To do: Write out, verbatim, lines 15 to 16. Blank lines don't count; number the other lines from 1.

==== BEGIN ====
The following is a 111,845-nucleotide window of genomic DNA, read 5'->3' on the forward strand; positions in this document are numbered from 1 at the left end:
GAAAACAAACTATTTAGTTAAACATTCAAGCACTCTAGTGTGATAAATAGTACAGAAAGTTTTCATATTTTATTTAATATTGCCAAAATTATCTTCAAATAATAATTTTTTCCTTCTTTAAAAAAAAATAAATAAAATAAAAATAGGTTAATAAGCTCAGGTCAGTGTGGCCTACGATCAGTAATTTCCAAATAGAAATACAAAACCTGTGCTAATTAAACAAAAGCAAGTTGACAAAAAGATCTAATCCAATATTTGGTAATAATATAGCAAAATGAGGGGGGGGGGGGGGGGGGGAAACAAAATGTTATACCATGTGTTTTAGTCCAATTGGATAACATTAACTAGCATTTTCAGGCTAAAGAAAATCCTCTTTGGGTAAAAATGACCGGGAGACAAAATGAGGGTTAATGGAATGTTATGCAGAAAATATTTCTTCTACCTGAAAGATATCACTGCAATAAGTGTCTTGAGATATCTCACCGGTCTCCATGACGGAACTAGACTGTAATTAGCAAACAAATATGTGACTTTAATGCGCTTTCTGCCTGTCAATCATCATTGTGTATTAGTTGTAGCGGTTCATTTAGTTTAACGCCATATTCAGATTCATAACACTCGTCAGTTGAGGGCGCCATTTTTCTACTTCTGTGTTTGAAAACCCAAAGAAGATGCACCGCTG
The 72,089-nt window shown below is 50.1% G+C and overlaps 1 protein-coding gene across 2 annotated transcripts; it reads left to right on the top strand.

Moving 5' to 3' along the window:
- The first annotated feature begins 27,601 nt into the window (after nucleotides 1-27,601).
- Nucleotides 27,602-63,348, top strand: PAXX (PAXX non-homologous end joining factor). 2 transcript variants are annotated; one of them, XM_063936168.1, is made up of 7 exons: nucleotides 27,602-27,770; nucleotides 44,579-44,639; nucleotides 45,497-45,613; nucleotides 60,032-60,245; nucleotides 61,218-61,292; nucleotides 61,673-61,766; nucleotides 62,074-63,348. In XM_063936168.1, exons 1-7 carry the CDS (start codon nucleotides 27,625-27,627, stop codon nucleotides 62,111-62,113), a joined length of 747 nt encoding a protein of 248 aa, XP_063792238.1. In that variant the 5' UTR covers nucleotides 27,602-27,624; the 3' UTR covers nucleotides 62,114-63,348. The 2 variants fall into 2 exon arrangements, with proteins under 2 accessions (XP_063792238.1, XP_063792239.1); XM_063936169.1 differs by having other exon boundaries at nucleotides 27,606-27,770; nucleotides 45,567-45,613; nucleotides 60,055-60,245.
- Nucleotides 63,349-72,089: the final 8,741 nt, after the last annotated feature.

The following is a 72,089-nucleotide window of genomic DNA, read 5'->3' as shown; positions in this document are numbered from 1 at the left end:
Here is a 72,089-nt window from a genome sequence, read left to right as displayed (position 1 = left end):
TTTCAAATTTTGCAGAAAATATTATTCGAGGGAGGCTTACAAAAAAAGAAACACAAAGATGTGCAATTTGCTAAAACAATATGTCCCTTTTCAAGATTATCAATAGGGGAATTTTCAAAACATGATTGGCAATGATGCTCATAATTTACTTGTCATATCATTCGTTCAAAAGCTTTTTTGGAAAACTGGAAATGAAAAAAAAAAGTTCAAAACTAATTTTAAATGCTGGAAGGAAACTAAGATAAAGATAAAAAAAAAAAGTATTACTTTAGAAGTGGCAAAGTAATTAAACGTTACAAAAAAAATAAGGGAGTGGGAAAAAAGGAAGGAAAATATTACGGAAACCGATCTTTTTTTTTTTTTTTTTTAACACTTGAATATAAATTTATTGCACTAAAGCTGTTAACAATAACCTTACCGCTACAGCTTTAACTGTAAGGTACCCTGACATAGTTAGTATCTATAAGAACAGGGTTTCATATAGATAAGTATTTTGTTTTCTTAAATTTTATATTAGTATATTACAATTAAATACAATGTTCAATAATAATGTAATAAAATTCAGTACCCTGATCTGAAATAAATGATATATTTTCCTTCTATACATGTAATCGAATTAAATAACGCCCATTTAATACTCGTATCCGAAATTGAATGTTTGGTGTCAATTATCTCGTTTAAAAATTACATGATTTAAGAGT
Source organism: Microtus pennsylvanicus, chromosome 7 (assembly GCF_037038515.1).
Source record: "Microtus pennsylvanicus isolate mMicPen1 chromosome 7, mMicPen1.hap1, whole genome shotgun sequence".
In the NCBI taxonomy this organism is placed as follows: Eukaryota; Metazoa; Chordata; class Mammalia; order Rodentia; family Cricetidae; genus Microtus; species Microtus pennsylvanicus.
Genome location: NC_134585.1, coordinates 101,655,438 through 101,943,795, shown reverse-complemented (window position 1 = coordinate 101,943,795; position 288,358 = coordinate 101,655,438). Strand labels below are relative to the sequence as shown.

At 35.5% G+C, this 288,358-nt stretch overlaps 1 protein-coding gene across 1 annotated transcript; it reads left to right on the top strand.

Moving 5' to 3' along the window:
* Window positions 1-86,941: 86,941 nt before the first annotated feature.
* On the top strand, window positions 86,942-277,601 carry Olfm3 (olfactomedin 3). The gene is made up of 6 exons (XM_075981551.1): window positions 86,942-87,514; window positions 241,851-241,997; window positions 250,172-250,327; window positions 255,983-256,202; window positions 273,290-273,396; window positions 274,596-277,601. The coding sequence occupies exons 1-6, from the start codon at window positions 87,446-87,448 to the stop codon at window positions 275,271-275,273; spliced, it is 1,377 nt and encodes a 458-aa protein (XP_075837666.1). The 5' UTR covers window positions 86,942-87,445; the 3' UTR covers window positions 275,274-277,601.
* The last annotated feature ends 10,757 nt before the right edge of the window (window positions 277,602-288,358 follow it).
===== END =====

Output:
At 35.5% G+C, this 288,358-nt stretch overlaps 1 protein-coding gene across 1 annotated transcript; it reads left to right on the top strand.

Moving 5' to 3' along the window: